Dead Pets Unleashed is a narrative resource management game with feminist messaging. A demo of the game was released 16 September 2022 on Steam by developer Triple Topping, and currently does not have a planned release date on Steam (however, the cancelled Kickstarter campaign aimed for a June 2024 release). After stumbling across their TikTok, with on-trend videos promoting the game and it’s demo release; I decided to ‘unleash my inner demon’ and play through this small piece of their slice of life experience.
Game play in Dead Pets Unleashed
The demo begins with Gordy, a thirty year old demon with attributes on her character sheet that emulate the perfect dating app profile you’ll later make use of. Gordy loves long walks on the beach, she’s a legendary bass player in her punk band Dead Pets Unleashed, and she might just be hungover right now. The band’s studio rent is due and things are slightly prickly with Gordy’s band mate, Jay. Gordy is irresponsible with her money, and this huge responsibility makes up a huge part of the game play demo.
The demo for Dead Pets Unleashed achieves what it says on the tin. It emulates the sometimes tedium encountered while trying to fulfill our obligations. The combination of the diner, hot dog topping, and bass playing mini-games add a lot of fun to the story’s narrative; while managing difficult choices with the little points (Gordy, band, social) and Demoney you do have. The game play captures the feeling of spiraling loss of control and stress as you juggle trying to achieve your dreams, despite some invisible (but very real) countdown in your life once you go 1 second past being 29 and 365 days old.
Reading the promotional materials for the game mentioned feminism and I immediately envisioned the vibrator, which feels like a major symbol for self and sexual liberation. I was not disappointed. Remember to wash your vibrators, folks. Watering Satan everyday (the cute little plant on the windowsill) gives you Gordy points, which just mirrors my hours of TikTok scrolling and following the reliance of my millennial peers on their little plant children.
When playing with both a keyboard and compatible controller, the main game play and the mini-games were easy and pretty fun to play through. The diner and bass playing mini-games offer as little or as much challenge as you want. Serving the public and taking their orders in the diner was enough of a challenge without being too much of a mirror into reality, and the bass playing mini-game had a difficulty selection that felt appropriate for how much effort you really want to put into this game.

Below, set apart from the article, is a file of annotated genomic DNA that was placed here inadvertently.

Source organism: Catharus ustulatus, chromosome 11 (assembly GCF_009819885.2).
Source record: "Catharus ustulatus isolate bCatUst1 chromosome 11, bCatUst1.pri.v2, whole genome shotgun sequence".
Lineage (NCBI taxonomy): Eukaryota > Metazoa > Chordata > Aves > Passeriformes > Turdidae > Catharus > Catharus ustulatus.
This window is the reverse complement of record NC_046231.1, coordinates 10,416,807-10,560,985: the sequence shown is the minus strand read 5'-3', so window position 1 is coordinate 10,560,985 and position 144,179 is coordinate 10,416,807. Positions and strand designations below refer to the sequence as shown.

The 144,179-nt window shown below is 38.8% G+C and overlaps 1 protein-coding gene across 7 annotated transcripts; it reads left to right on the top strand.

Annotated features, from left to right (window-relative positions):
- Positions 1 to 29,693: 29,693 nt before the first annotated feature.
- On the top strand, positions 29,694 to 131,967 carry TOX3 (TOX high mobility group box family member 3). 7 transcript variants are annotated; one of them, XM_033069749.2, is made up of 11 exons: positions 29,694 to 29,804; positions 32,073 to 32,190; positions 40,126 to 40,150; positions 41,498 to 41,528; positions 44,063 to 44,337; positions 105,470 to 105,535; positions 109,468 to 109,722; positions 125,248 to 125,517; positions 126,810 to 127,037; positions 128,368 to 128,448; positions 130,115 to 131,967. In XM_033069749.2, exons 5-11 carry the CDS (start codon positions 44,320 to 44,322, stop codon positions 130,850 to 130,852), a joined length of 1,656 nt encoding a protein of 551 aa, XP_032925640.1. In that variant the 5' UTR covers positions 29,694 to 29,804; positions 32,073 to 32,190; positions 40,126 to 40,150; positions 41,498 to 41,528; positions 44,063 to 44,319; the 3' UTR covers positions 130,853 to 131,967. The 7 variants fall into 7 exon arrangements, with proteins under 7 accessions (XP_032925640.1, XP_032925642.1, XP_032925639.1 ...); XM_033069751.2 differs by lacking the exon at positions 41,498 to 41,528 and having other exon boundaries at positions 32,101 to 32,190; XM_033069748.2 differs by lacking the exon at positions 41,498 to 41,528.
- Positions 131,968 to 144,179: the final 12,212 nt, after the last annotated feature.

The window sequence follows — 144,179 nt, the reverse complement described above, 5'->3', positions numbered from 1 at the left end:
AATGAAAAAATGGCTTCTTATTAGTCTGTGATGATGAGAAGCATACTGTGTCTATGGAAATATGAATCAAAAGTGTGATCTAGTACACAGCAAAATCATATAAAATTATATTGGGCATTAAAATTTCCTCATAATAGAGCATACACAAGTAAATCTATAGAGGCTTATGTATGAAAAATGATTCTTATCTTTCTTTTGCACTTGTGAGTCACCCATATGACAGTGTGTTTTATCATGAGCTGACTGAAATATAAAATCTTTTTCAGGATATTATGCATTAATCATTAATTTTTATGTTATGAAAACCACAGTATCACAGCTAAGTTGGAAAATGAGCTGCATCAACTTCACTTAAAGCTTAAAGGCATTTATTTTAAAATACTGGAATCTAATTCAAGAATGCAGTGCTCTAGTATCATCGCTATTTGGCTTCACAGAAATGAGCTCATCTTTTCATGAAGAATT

‘Easy’ mode was simple and got me through the narrative without feeling like a slog, and the hard mode really felt like an achievement to do well in. I enjoyed the mini-game breaks from the more simple side-scrolling and dialogue driven mechanic.
Dead Pets’ game play feels like the summation of what I’ve seen in visual and social media about millennial Sisyphean struggles. You’re suddenly in your thirties, time has flown so fast, and you’re working a job you don’t enjoy to support your dream that you were sure you would achieve by now.
How does Dead Pets Unleashed Look?
The use of purples, pinks, and blues in all aspects of the game’s design reflect the current popularity of ‘Cyberpunk’ in gaming trends. From the actual Cyberpunk game, to other games like Stray that use similar colour palettes; the visuals of Dead Pets Unleashed show off an alternative and fantastical world that still feels extremely familiar. Touches of familiar fashion in Dead Pets Unleashed that I grew up with litter the main character’s and the NPCs wardrobe. High-waisted jeans, beanies, combat boots, high top sneakers, and many more familiar pieces of garb signal the brain that the lives and experiences of these characters feel so distinctly millennial.
I recognise and thoroughly enjoy the 2D and cartoonish design. Triple Topping cited inspirations such as Bojack Horseman and Tuca, and it also felt like a throwback to Ugly Americans – which similarly featured demons and supernatural creatures in an alternate universe that is also similar to our own reality. Dead Pets Unleashed feeling quite comparable to a show I probably shouldn’t have watched in my young teen years adds this mischievous atmosphere to my personal game play. I seriously enjoyed the art style of the game and appreciated how it added to the overall ‘offbeat’ and more adult narrative.
Music and Soundtrack
Triple Topping made use of Andreas Busk for the game and demo’s audio and soundtrack. Dead Pets Unleashed is advertised as containing a punk music EP that is also performed by the voice behind the character Vel: Emma Knudsen. The music and vocals are simply rad. Emma Knudsen’s voice fronting Dead Pets’ in-game single I Own My Smile reminded me of Double Dare Ya by Bikini Kill, and the overall tone of the demo got me thinking about Paramore in my younger days. The music and soundtrack is punchy, bold, and effective in adding to the overall game play experience and feminist message.
Dead Pets Unleashed really captures the feeling of following your dreams from your early 20s to your early 30s, and how it can be difficult to ‘grow up’ appropriately in that time frame. While your peers seem to be further in life, or contemplating milestones you’re nowhere near. There is a very recognisable experience about the fear of giving up on your dreams for societal expectations and everyday norms. It feels cathartic to try and reach for this dream despite the difficulties and realities, and that feeling is so strong even within a game demo that’s one ‘episode’ long.
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Images courtesy of Triple Topping
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